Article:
Sunday, September 2, 2012

Prayer in the light of Gethsemane…


This guest post was written by Heidi Reinecke.

It was only a brief message—left in a chat on my email window while I was away. Yet when I returned, something about it seemed to rivet my attention to it. Nothing broke my concentration as I replied: “Yes, of course. I’m praying. I’m praying hard.” I hit the enter key with a loud clack, and watched as a brief thank-you popped up in response. A weak smile crossed my face, and a prayer immediately shot Heavenward.

Lord, I don’t know the situation. I don’t know what exactly to pray for. But I know I need to pray.

All day long, that prayer remained in my heart. For hours on end, rang in my thoughts, seemed to be typed onto the screen, called from the clicking of my keyboard and filled the entire atmosphere around me with a sort of quiet cry for help for someone else. At the end of the day, face buried in the pillow, exhaustion about to whisk me off into peaceful sleep, the prayer wafted up again; and then the wakeful reality of the still night gave way to slumber.

I’ve never been what you would call a prayer warrior.

I’ve prayed about things near and dear to my heart. I’ve prayed so hard about things before I felt as if I were pleading for the life of someone I loved. Violent prayers, pleading prayers, tearful, heartbroken prayers… And yet, they were often short-lived. I’d forget, or get distracted, and the prayers would cease. I’ve never experienced anything quite so steady as the prayer of that Wednesday. Or even of the days that have followed it.  I guess you could say I began to think I had it all together. Perhaps I’m actually turning out alright.

Melissa asked me to assign themes to some future magazines the other day. This entailed reading through, or at least skimming, a whole bunch of chapters in the Desire of Ages. All of the closing ones. Well, I sat down to do just that… and ended up overwhelmed, overcome, and reeling from the vivid picture of love that was painted before me.

Through the now-teary eye of my vivid imagination, I saw Jesus Christ, prostrate on the ground of Gethsemane, pleading with heaven for another way. “Let this cup pass from Me.” He was asking for something different.

And silence met His cries.

I watched as the noble Sufferer rose from the ground. I watched as He stumbled back to His disciples, longing for the knowledge that someone cared enough to pray for Him. My heart sank as He found them sleeping. I listened as His voice, full of pity and compassion, yet stained with agony greater than any human could know, asked Simon if he couldn’t but watch for an hour. And tears streamed down the walls of my heart as the Redeemer drug Himself back to His post of dark torture alone. No prayers wafting upward for Him, no comfort from any source on Earth. None.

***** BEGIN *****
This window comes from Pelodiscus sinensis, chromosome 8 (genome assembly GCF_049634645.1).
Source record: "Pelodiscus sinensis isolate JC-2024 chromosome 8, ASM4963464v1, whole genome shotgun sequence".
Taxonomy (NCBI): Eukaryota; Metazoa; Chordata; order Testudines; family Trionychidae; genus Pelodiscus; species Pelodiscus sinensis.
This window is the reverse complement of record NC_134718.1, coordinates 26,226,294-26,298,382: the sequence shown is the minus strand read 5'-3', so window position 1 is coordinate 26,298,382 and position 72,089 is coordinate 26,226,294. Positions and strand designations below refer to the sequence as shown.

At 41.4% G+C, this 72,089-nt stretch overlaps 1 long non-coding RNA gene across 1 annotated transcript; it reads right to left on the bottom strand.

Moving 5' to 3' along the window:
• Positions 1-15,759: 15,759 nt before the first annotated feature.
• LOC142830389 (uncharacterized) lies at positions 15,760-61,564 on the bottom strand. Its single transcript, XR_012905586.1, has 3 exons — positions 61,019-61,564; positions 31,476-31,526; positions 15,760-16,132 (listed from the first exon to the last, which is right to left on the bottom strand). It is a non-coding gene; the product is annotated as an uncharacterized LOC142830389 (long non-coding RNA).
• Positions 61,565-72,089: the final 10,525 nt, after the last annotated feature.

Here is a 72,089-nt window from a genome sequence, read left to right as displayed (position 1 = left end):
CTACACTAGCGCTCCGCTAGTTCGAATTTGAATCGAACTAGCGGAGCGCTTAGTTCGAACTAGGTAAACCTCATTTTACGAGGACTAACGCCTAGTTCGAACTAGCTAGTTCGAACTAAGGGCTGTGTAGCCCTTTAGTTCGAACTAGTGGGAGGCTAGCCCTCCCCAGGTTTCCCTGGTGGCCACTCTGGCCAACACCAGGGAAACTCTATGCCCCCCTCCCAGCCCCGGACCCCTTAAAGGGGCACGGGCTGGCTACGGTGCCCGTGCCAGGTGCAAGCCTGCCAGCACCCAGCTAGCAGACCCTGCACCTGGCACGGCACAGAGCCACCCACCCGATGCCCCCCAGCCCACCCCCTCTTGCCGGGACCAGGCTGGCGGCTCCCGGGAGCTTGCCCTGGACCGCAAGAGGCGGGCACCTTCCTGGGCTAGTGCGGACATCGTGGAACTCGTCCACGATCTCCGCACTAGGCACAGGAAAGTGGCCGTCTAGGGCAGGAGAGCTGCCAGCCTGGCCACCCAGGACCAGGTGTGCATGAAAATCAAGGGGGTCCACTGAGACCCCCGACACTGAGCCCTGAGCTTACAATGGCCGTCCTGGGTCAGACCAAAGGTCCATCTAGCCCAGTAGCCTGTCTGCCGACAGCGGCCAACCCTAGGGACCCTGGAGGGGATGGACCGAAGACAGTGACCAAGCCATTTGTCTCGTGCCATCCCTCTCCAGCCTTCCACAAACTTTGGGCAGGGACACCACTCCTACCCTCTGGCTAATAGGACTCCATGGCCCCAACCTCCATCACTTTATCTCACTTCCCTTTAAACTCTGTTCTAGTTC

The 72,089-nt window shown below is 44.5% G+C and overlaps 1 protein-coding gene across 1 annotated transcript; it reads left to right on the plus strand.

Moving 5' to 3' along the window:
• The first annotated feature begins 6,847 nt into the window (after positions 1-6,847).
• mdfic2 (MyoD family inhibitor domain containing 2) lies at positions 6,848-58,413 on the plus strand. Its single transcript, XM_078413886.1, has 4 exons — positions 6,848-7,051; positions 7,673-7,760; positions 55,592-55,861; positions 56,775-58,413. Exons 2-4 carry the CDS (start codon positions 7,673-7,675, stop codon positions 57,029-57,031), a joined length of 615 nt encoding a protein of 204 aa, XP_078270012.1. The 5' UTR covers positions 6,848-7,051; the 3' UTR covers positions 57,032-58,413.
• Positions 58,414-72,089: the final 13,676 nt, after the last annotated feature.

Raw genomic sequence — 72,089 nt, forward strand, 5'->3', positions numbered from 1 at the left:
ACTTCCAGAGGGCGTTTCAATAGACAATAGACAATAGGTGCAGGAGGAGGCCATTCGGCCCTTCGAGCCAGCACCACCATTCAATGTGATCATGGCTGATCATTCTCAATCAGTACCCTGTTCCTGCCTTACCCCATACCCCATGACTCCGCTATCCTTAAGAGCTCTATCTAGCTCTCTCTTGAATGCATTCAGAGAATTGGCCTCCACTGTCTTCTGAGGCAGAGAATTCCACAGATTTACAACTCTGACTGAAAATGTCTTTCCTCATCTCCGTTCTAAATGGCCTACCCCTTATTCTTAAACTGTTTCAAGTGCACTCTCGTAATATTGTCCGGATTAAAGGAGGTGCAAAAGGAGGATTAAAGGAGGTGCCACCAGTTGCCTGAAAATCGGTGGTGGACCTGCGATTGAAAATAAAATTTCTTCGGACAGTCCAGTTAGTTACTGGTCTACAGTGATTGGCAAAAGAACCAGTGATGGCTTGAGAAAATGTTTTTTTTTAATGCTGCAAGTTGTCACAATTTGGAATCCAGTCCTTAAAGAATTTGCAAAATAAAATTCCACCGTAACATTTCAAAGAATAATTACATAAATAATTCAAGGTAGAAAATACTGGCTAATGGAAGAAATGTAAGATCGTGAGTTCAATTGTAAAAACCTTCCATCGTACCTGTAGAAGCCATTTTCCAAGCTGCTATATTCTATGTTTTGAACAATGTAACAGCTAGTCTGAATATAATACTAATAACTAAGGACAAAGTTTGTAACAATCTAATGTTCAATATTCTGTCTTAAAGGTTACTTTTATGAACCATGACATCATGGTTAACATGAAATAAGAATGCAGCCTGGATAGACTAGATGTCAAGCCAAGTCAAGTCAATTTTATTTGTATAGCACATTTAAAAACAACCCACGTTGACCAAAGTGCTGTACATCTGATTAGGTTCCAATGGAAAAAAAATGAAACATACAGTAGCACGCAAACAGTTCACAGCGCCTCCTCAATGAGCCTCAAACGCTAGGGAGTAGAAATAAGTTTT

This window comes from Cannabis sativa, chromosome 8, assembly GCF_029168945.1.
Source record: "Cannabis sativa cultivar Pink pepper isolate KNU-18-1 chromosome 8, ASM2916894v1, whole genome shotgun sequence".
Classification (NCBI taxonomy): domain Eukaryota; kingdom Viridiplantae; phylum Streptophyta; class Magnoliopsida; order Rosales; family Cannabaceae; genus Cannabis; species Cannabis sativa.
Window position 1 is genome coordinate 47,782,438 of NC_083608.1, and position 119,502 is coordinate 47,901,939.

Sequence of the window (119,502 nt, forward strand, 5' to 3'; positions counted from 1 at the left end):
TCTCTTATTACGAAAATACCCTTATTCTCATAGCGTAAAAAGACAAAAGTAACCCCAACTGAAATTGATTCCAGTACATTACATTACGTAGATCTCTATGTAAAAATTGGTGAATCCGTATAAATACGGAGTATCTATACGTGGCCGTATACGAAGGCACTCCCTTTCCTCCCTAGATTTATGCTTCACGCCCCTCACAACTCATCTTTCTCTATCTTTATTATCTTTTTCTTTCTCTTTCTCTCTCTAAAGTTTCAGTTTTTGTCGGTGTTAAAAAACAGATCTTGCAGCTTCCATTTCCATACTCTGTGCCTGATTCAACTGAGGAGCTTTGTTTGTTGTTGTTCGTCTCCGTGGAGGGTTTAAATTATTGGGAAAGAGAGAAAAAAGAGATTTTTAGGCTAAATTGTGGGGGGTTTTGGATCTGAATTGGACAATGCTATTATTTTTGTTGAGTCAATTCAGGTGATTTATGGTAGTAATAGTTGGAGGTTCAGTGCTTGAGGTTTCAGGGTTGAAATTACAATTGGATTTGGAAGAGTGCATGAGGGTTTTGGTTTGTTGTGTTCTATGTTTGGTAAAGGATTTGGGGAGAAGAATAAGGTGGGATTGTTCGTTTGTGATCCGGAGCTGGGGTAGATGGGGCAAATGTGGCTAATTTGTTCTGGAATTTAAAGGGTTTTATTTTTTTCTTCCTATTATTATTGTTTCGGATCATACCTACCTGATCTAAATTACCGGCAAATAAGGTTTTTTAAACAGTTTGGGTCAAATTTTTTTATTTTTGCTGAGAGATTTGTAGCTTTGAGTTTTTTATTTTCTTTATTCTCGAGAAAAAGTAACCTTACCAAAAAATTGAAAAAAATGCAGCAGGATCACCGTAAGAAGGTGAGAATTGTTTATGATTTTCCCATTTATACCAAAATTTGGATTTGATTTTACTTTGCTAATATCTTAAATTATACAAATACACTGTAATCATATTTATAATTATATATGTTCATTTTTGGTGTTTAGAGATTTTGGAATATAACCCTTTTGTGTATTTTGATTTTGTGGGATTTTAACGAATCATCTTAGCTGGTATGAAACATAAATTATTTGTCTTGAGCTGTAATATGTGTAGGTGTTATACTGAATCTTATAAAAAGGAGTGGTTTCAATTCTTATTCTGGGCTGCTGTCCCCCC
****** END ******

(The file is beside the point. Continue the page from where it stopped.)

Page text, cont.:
Although still in my imagination, I ran to the side of Peter and shook him hard. Wake up! Don’t you understand what you’re doing? Wake UP!!

Peter continued sleeping.

On to James…then John… Not one stirred. My cries for them to hear were drowned out by reality and the picture before me blurred a bit as I turned towards the Savior, lying on the ground. I longed to run to His side…but then, I was only sitting upstairs in my office, not standing in the cool, dewy garden of Gethsemane.

Jesus, in His greatest agony, had no one. No one to reach out and touch Him and tell Him that it would be alright. No one to comfort or encourage. But most shatteringly, no one to pray for Him.

And all of that when He could have had it.

And didn’t because those who could’ve been there were asleep.

Tears blinding imagination’s eyes, I turned to shake Peter again…and stopped.

All my life, I’ve found it hard to pray for someone with the gentle earnestness and constancy that I’ve experienced in the last week. All my life, I’ve been asleep. Just like Peter.

Suddenly, the forms of the three sleeping disciples were replaced by the figure of myself, floating through life, tossing around the phrase “Praying for you” without really meaning it. Without following through. Without praying. The sleepers that I had condemned now condemned my own weakness.

And then, this last week sprang to my rescue. Or at least it tried. I have been praying! I have! I’m doing just fine!

It was beaten back by a single look from the Sufferer on the cold ground. That look spoke volumes: It is only through My strength that you’ve been able to pray as you have. Only through My power. Only through Me. And only because I went through all of this for you.

The pride and self-defending attitude faded with the vivid scene. My computer screen glowed harsh on my eyes and I averted them, looking up at the blue sky through the skylight.

Lord, I’ve been so wrong. All my life I’ve neglected those around me. I’ve been just as bad as Peter, James, and John—or even worse.

The reply wasn’t long in coming.

Yes, Child. I know. But I’m not finished with you yet.

Pride hung its head, humiliated. I want to learn Lord. I want to be Your arms, Your voice, Your hands. But I keep on failing, even if only through pride.

I feel a warmth surround my heart, as if strong arms are reaching from Heaven’s gate in a much-needed embrace. Yes, daughter, you make mistakes. But you’re learning. Continue to lean on me—and boldly go where I send you. To all those I send you to. Give to others what you wish to give to Me.

Jesus longed for the prayer of love and sympathy that night so long ago.

His disciples didn’t give it.

And I wasn’t there to give it.

The least I can do is give it to His children here on Earth. Freely, without conditions, without holding back.

A simple prayer can do a world of good.  

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